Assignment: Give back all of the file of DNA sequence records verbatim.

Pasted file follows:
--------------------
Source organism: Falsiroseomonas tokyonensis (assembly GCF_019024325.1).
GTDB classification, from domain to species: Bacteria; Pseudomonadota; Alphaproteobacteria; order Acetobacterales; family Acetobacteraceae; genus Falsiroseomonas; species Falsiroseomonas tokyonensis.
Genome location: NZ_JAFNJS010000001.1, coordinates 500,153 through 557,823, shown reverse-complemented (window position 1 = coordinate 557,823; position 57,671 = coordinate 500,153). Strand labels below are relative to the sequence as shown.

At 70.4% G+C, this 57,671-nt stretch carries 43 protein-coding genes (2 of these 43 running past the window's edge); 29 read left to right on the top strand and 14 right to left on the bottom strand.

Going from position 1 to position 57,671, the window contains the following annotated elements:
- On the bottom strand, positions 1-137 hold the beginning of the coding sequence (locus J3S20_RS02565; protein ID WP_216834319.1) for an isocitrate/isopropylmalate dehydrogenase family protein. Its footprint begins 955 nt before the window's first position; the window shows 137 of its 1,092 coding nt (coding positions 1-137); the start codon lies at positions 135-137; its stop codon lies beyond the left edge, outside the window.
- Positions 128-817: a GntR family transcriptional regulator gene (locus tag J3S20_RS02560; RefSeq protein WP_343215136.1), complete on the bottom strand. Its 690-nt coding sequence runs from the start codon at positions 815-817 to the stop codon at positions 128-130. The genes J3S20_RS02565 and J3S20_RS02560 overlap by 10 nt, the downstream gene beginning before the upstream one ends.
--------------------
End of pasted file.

Source organism: Falsiroseomonas tokyonensis (assembly GCF_019024325.1).
GTDB classification, from domain to species: Bacteria; Pseudomonadota; Alphaproteobacteria; order Acetobacterales; family Acetobacteraceae; genus Falsiroseomonas; species Falsiroseomonas tokyonensis.
Genome location: NZ_JAFNJS010000001.1, coordinates 500,153 through 557,823, shown reverse-complemented (window position 1 = coordinate 557,823; position 57,671 = coordinate 500,153). Strand labels below are relative to the sequence as shown.

At 70.4% G+C, this 57,671-nt stretch carries 43 protein-coding genes (2 of these 43 running past the window's edge); 29 read left to right on the top strand and 14 right to left on the bottom strand.

Going from position 1 to position 57,671, the window contains the following annotated elements:
- On the bottom strand, positions 1-137 hold the beginning of the coding sequence (locus J3S20_RS02565; protein ID WP_216834319.1) for an isocitrate/isopropylmalate dehydrogenase family protein. Its footprint begins 955 nt before the window's first position; the window shows 137 of its 1,092 coding nt (coding positions 1-137); the start codon lies at positions 135-137; its stop codon lies beyond the left edge, outside the window.
- Positions 128-817: a GntR family transcriptional regulator gene (locus tag J3S20_RS02560; RefSeq protein WP_343215136.1), complete on the bottom strand. Its 690-nt coding sequence runs from the start codon at positions 815-817 to the stop codon at positions 128-130. The genes J3S20_RS02565 and J3S20_RS02560 overlap by 10 nt, the downstream gene beginning before the upstream one ends.